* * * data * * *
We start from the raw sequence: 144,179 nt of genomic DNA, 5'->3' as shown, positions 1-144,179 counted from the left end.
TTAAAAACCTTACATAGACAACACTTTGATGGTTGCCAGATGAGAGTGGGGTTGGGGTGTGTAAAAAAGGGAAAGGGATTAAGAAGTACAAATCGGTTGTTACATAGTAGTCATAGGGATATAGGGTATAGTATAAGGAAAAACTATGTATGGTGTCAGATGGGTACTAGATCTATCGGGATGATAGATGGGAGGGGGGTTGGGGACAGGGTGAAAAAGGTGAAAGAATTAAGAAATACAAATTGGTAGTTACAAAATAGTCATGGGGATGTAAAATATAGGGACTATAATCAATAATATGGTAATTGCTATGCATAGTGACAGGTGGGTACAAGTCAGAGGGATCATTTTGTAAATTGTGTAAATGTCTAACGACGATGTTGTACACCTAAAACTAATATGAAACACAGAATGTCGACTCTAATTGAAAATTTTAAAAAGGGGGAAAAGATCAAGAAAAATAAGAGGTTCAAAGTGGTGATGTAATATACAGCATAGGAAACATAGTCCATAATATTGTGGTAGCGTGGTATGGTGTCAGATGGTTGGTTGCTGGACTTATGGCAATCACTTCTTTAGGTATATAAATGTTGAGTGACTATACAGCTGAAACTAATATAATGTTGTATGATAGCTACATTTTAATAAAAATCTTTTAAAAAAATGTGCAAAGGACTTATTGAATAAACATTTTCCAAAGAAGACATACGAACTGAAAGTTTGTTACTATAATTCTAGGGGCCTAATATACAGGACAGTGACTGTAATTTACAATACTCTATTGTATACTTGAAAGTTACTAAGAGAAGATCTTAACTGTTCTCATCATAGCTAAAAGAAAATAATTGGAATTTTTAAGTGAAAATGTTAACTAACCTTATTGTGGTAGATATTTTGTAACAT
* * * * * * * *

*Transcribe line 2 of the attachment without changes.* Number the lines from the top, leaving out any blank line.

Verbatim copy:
TTAAAAACCTTACATAGACAACACTTTGATGGTTGCCAGATGAGAGTGGGGTTGGGGTGTGTAAAAAAGGGAAAGGGATTAAGAAGTACAAATCGGTTGTTACATAGTAGTCATAGGGATATAGGGTATAGTATAAGGAAAAACTATGTATGGTGTCAGATGGGTACTAGATCTATCGGGATGATAGATGGGAGGGGGGTTGGGGACAGGGTGAAAAAGGTGAAAGAATTAAGAAATACAAATTGGTAGTTACAAAATAGTCATGGGGATGTAAAATATAGGGACTATAATCAATAATATGGTAATTGCTATGCATAGTGACAGGTGGGTACAAGTCAGAGGGATCATTTTGTAAATTGTGTAAATGTCTAACGACGATGTTGTACACCTAAAACTAATATGAAACACAGAATGTCGACTCTAATTGAAAATTTTAAAAAGGGGGAAAAGATCAAGAAAAATAAGAGGTTCAAAGTGGTGATGTAATATACAGCATAGGAAACATAGTCCATAATATTGTGGTAGCGTGGTATGGTGTCAGATGGTTGGTTGCTGGACTTATGGCAATCACTTCTTTAGGTATATAAATGTTGAGTGACTATACAGCTGAAACTAATATAATGTTGTATGATAGCTACATTTTAATAAAAATCTTTTAAAAAAATGTGCAAAGGACTTATTGAATAAACATTTTCCAAAGAAGACATACGAACTGAAAGTTTGTTACTATAATTCTAGGGGCCTAATATACAGGACAGTGACTGTAATTTACAATACTCTATTGTATACTTGAAAGTTACTAAGAGAAGATCTTAACTGTTCTCATCATAGCTAAAAGAAAATAATTGGAATTTTTAAGTGAAAATGTTAACTAACCTTATTGTGGTAGATATTTTGTAACAT